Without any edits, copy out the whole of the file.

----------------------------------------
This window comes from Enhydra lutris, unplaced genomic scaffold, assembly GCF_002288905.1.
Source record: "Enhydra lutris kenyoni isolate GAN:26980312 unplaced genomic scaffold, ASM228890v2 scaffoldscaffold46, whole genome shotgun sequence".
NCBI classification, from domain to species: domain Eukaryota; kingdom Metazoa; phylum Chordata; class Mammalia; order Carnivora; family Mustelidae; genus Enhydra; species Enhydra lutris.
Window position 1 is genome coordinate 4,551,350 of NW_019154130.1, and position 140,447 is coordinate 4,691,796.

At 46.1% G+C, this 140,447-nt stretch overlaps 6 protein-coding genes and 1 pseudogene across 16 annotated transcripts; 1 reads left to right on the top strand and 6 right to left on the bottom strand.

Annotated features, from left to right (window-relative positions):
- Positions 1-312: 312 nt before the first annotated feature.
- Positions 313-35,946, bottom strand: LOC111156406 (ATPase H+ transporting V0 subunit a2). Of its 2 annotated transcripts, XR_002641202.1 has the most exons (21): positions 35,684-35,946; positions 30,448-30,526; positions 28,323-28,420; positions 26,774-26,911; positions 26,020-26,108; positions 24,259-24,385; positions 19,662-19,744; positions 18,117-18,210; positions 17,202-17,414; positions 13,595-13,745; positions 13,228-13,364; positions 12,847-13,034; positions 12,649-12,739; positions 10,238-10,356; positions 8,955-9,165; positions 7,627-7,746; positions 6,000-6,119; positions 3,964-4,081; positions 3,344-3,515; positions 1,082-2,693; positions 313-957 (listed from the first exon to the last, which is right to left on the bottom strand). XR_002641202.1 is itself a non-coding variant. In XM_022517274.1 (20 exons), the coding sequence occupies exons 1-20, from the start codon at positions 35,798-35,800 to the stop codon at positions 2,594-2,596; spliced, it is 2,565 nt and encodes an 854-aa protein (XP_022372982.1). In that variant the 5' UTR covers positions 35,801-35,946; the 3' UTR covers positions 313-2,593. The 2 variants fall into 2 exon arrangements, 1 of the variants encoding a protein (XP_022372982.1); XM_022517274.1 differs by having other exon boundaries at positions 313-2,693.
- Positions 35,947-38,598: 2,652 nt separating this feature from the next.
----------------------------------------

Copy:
This window comes from Enhydra lutris, unplaced genomic scaffold, assembly GCF_002288905.1.
Source record: "Enhydra lutris kenyoni isolate GAN:26980312 unplaced genomic scaffold, ASM228890v2 scaffoldscaffold46, whole genome shotgun sequence".
NCBI classification, from domain to species: domain Eukaryota; kingdom Metazoa; phylum Chordata; class Mammalia; order Carnivora; family Mustelidae; genus Enhydra; species Enhydra lutris.
Window position 1 is genome coordinate 4,551,350 of NW_019154130.1, and position 140,447 is coordinate 4,691,796.

At 46.1% G+C, this 140,447-nt stretch overlaps 6 protein-coding genes and 1 pseudogene across 16 annotated transcripts; 1 reads left to right on the top strand and 6 right to left on the bottom strand.

Annotated features, from left to right (window-relative positions):
- Positions 1-312: 312 nt before the first annotated feature.
- Positions 313-35,946, bottom strand: LOC111156406 (ATPase H+ transporting V0 subunit a2). Of its 2 annotated transcripts, XR_002641202.1 has the most exons (21): positions 35,684-35,946; positions 30,448-30,526; positions 28,323-28,420; positions 26,774-26,911; positions 26,020-26,108; positions 24,259-24,385; positions 19,662-19,744; positions 18,117-18,210; positions 17,202-17,414; positions 13,595-13,745; positions 13,228-13,364; positions 12,847-13,034; positions 12,649-12,739; positions 10,238-10,356; positions 8,955-9,165; positions 7,627-7,746; positions 6,000-6,119; positions 3,964-4,081; positions 3,344-3,515; positions 1,082-2,693; positions 313-957 (listed from the first exon to the last, which is right to left on the bottom strand). XR_002641202.1 is itself a non-coding variant. In XM_022517274.1 (20 exons), the coding sequence occupies exons 1-20, from the start codon at positions 35,798-35,800 to the stop codon at positions 2,594-2,596; spliced, it is 2,565 nt and encodes an 854-aa protein (XP_022372982.1). In that variant the 5' UTR covers positions 35,801-35,946; the 3' UTR covers positions 313-2,593. The 2 variants fall into 2 exon arrangements, 1 of the variants encoding a protein (XP_022372982.1); XM_022517274.1 differs by having other exon boundaries at positions 313-2,693.
- Positions 35,947-38,598: 2,652 nt separating this feature from the next.